Retirees to feel the squeeze as Reserve Bank slashes cash rate to record low

Today's cut sees the cash rate fall by a further 25 basis points to a historic low of 1.00 per cent. Source: Getty.

For the first time in more than a decade, the Reserve Bank of Australia has slashed the cash rate for a second consecutive month, bringing the figure to an all-time low.

Today’s cut sees the cash rate fall by a further 25 basis points to a historic low of 1.00 per cent, just one month after it dropped from 1.5 per cent to 1.25 per cent on June 4 – which was the first cut by the central bank in three years.

Announcing the news on Tuesday afternoon, Governor of the Reserve Bank Philip Lowe said the rate cut would “support employment growth” across the country, with labour force participation at a record level and reports of skills shortages in some areas.

“Today’s decision to lower the cash rate will help make further inroads into the spare capacity in the economy,” Lowe said in a statement.

“It will assist with faster progress in reducing unemployment and achieve more assured progress towards the inflation target. The Board will continue to monitor developments in the labour market closely and adjust monetary policy if needed to support sustainable growth in the economy and the achievement of the inflation target over time.”

While the cut will bring relief to mortgage holders and prospective first-time buyers across the country, as banks are likely to pass on the rate cut by reducing their rates for borrowers, the news wasn’t music to everyone’s ears with retirees and savers predicted to feel the pinch as interest rates may fall.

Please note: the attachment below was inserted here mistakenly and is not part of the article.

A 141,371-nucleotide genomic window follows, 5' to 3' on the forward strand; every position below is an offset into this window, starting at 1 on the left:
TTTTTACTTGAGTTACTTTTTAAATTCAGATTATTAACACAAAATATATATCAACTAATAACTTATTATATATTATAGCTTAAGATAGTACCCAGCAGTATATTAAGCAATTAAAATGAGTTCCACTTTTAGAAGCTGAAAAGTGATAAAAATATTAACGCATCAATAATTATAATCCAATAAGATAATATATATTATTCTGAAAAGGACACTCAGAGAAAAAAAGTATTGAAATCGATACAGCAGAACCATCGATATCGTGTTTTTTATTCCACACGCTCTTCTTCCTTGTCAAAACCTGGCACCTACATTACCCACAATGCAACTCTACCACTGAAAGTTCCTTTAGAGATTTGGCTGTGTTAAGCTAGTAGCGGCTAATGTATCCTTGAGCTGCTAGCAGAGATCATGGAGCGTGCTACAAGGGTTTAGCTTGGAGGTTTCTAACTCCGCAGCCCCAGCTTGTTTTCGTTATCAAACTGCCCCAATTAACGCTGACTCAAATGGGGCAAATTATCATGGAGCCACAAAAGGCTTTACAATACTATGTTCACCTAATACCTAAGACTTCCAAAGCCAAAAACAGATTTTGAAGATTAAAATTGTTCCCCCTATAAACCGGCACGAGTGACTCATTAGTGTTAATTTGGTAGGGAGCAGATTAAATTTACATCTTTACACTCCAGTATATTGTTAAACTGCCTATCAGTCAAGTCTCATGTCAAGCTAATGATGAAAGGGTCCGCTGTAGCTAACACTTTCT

Many older Australians rely on term deposits as a way of generating income from their cash assets in retirement as interest rates on these accounts, and it is likely that the rate cut will be passed on to these customers in the form of lower interest rates.

According to, savers across the country could wave goodbye to as much as $2.6 billion in interest as a result of today’s news, with Insights Manager Graham Cooke explaining that last month’s cut had been “too small to make the desired impact.

“The objective is to lower unemployment, boost wage growth and push inflation back to target. It’s clear that one cut isn’t enough,” Cooke said. “Frankly, two cuts might not be either, but it’s a step in the right direction and it’s great news for homeowners. It’s two down and maybe one or two more to go.”

The Big Four have also not yet confirmed whether they will pass on the full rate cut to customers, however RateCity’s Sally Tindall said she does not expect the big banks to pass on the whole cut, advising consumers to call their banks and “find out what they intend to do.”

In his statement, Lowe also hinted that further cash rate cuts could be on the horizon this year, as he said: “The possibility of lower interest rates remains on the table. It is not unrealistic to expect a further reduction in the cash rate.”

Mortgage Choice Chief Executive Susan Mitchell said the second cut provides a “fantastic” opportunity for first-time buyers to get a foot on the property ladder.

Is the RBA’s second consecutive cash rate cut a blow to your retirement income? Do you rely on term deposit accounts?

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